This large Italianate house in Acton was built in 1873 for Henry Waldo Tuttle (1847-1916), who ran a grocery store business in town with his father, James Tuttle. The business did quite well as Henry built this massive home around his 26th birthday, likely around the time of his marriage. The exuberant Italianate home features a wide central gable and a projecting central entrance porch accessed by double entrance doors. The home has a detached stable to the left of the home too!
In 1888, William Allan Wilde, a Boston publisher who grew up in Acton, purchased land on Main Street to be used as the site for a new memorial library, in “memory of those brave and patriotic men of Acton who so freely gave Time, Strength and Health, and many of them their Lives in the war of the Rebellion, 1861-65.” The former Fletcher Homestead which was located here, was moved to a nearby street. The Richardsonian Romanesque building was designed by the Boston architectural firm of Hartwell and Richardson. The building displays traditional Romanesque materials with its brick wall surfaces, brownstone and terra cotta trim and detailing, and slate roof. The large Syrian arched entry is a hallmark in the Richardsonian Romanesque style, which works extremely well with this design.
In 1894, Hiram P. Dinsmore, a clerk at the nearby Tewksbury Almshouse, purchased land not too far from his work to build a home for his family. The well-designed late-Victorian home features a wrap-around porch, a corner tower, twin sunburst or flower motifs, and the use of shingle and clapboard siding, all hallmarks of the Queen Anne style. After Hiram’s death, his wife and children lived in the home, and it was later willed to his daughter Beatrice and her husband, both of whom worked at the Tewksbury Almshouse (since renamed Tewksbury Hospital). The home has seen some deterioration with large sections of siding completely open to the elements unobscured by paint and a sagging porch roof. Hope to see this beauty restored.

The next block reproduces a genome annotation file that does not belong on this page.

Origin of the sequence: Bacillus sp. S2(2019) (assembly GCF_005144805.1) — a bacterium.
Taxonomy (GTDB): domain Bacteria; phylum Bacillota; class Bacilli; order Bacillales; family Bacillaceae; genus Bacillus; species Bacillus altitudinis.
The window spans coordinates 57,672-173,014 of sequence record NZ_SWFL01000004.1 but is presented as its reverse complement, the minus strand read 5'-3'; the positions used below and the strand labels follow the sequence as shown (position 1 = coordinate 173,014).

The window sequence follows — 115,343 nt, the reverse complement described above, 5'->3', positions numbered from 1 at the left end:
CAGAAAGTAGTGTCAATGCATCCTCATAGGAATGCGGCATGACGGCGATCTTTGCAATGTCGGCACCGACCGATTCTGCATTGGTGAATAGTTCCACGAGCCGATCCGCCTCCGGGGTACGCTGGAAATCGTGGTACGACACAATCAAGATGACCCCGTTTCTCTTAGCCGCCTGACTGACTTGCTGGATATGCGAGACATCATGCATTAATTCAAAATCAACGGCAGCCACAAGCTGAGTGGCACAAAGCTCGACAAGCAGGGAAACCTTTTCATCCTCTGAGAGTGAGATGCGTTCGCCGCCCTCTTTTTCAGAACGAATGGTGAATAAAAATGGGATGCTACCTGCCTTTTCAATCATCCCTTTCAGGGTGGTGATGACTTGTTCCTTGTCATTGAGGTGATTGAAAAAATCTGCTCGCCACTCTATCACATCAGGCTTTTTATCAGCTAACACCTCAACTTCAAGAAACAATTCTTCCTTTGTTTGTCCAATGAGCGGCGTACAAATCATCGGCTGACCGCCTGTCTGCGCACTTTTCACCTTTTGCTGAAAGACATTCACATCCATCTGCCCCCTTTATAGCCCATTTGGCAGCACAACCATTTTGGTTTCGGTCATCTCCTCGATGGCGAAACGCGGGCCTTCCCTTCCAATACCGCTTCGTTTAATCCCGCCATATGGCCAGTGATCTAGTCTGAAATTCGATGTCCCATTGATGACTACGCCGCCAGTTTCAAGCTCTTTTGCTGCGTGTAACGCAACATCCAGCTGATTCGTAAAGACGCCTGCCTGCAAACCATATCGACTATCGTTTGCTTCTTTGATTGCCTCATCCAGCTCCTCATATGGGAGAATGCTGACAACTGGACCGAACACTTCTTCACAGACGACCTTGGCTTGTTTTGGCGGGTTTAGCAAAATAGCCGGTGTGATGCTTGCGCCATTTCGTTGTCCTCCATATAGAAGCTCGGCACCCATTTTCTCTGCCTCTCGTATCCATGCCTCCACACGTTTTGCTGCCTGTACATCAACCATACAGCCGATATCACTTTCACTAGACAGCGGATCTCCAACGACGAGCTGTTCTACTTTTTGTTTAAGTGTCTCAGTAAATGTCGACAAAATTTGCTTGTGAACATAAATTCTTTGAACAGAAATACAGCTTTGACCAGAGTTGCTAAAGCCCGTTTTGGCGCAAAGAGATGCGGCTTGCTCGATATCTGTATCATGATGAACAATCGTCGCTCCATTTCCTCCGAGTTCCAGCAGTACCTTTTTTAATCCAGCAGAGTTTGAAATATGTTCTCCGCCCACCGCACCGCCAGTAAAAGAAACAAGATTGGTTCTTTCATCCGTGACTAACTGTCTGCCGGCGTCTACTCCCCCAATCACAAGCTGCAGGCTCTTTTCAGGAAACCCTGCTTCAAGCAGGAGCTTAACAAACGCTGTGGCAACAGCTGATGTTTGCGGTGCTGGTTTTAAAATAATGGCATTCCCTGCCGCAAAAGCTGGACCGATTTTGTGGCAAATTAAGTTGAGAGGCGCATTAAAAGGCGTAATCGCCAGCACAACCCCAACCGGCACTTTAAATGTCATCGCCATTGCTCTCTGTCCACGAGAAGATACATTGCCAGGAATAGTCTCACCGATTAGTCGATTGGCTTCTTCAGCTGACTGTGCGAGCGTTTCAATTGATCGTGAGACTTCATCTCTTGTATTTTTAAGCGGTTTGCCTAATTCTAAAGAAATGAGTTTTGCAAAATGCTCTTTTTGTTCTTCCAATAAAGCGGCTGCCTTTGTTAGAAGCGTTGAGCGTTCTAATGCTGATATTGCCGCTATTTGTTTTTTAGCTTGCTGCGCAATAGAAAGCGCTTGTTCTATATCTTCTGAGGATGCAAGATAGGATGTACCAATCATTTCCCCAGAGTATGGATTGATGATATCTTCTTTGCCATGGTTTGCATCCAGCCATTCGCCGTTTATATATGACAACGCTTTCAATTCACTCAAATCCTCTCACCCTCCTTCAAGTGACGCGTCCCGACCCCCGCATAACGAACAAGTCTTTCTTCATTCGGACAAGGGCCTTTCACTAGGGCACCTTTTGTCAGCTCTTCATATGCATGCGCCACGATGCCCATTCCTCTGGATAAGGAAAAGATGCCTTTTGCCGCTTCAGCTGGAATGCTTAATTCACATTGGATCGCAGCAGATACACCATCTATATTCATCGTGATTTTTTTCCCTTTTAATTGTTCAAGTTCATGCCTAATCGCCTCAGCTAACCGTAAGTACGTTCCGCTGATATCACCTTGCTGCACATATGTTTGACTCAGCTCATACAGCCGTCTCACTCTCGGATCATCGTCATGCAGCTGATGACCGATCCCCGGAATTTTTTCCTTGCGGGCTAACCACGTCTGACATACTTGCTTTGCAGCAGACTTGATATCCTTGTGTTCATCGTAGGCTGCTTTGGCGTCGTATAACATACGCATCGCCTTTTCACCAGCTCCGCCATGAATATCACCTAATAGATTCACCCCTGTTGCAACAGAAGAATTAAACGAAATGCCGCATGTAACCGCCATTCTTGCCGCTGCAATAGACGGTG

Reading Vermont’s public library building was built in 1899, by local resident Gilbert A. Davis (1835-1919). The building’s funds were furnished by Mr. Davis in his life, likely inspired by Andrew Carnegie’s fund which had libraries built in towns all over the United States. Gilbert Davis worked as a lawyer in Woodstock before moving back to Reading, Vermont to run his own practice. The library he funded is Neo-Classical in design in the form of a Greek Cross with intersecting gable roofs and with a monumental portico in the Ionic Order on the front facade. The charming library building is well-preseved and an excellent example of Vermonts beautiful small-town libraries.
In the early 1830s, skilled masons from Scotland and Ireland came to central Vermont to work on building projects. A number of these workers, mainly from the Aberdeen area, and specialized in a specific building style in which plates of stone are affixed to a rubblestone wall. This method of bonding stonework is so prevalent in Scotland and
Ireland it has been referred to in some journals as ‘Celtic Bond’, but in Vermont, it is known as “snecked ashlar”. The mixture of stone sizes and colors produces a strong bond and an attractive finish. This home is a rare example in the state, which is estimated to have about 50 of these homes left. I could not locate any information on the owners of the home, but the house has seen better days, with the wooden front porch shifting away from the main house. Also, if you look closely, you can see the original wood shingle roofing breathing under the sheet metal roof!